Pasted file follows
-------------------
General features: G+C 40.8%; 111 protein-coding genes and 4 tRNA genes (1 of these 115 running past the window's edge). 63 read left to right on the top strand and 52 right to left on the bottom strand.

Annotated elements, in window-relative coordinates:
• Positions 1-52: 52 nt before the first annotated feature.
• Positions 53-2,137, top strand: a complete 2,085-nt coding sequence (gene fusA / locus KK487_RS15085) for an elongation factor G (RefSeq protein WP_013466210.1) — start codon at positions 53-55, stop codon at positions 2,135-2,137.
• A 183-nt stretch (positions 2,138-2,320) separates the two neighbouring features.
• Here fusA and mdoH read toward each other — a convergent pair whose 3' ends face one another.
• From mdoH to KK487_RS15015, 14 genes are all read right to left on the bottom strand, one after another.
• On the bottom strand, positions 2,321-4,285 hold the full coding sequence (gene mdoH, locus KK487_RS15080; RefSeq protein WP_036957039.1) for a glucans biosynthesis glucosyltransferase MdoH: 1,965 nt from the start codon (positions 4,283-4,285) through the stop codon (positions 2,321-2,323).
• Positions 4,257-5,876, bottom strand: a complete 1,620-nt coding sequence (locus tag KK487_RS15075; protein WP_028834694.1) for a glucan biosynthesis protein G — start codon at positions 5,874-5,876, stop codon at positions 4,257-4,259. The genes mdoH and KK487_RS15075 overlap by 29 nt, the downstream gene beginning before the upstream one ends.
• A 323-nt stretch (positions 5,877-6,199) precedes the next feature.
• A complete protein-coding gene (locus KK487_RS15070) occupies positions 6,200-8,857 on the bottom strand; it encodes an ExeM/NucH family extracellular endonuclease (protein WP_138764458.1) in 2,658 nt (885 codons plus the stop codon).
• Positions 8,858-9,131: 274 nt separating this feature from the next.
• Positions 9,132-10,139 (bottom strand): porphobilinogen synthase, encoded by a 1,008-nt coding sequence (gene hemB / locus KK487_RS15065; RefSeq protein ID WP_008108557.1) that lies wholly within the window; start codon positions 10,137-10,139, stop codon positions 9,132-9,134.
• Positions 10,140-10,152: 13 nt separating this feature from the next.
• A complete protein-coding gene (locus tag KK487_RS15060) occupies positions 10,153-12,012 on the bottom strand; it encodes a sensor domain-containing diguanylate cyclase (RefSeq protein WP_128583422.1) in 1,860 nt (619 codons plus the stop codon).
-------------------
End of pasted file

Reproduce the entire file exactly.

General features: G+C 40.8%; 111 protein-coding genes and 4 tRNA genes (1 of these 115 running past the window's edge). 63 read left to right on the top strand and 52 right to left on the bottom strand.

Annotated elements, in window-relative coordinates:
• Positions 1-52: 52 nt before the first annotated feature.
• Positions 53-2,137, top strand: a complete 2,085-nt coding sequence (gene fusA / locus KK487_RS15085) for an elongation factor G (RefSeq protein WP_013466210.1) — start codon at positions 53-55, stop codon at positions 2,135-2,137.
• A 183-nt stretch (positions 2,138-2,320) separates the two neighbouring features.
• Here fusA and mdoH read toward each other — a convergent pair whose 3' ends face one another.
• From mdoH to KK487_RS15015, 14 genes are all read right to left on the bottom strand, one after another.
• On the bottom strand, positions 2,321-4,285 hold the full coding sequence (gene mdoH, locus KK487_RS15080; RefSeq protein WP_036957039.1) for a glucans biosynthesis glucosyltransferase MdoH: 1,965 nt from the start codon (positions 4,283-4,285) through the stop codon (positions 2,321-2,323).
• Positions 4,257-5,876, bottom strand: a complete 1,620-nt coding sequence (locus tag KK487_RS15075; protein WP_028834694.1) for a glucan biosynthesis protein G — start codon at positions 5,874-5,876, stop codon at positions 4,257-4,259. The genes mdoH and KK487_RS15075 overlap by 29 nt, the downstream gene beginning before the upstream one ends.
• A 323-nt stretch (positions 5,877-6,199) precedes the next feature.
• A complete protein-coding gene (locus KK487_RS15070) occupies positions 6,200-8,857 on the bottom strand; it encodes an ExeM/NucH family extracellular endonuclease (protein WP_138764458.1) in 2,658 nt (885 codons plus the stop codon).
• Positions 8,858-9,131: 274 nt separating this feature from the next.
• Positions 9,132-10,139 (bottom strand): porphobilinogen synthase, encoded by a 1,008-nt coding sequence (gene hemB / locus KK487_RS15065; RefSeq protein ID WP_008108557.1) that lies wholly within the window; start codon positions 10,137-10,139, stop codon positions 9,132-9,134.
• Positions 10,140-10,152: 13 nt separating this feature from the next.
• A complete protein-coding gene (locus tag KK487_RS15060) occupies positions 10,153-12,012 on the bottom strand; it encodes a sensor domain-containing diguanylate cyclase (RefSeq protein WP_128583422.1) in 1,860 nt (619 codons plus the stop codon).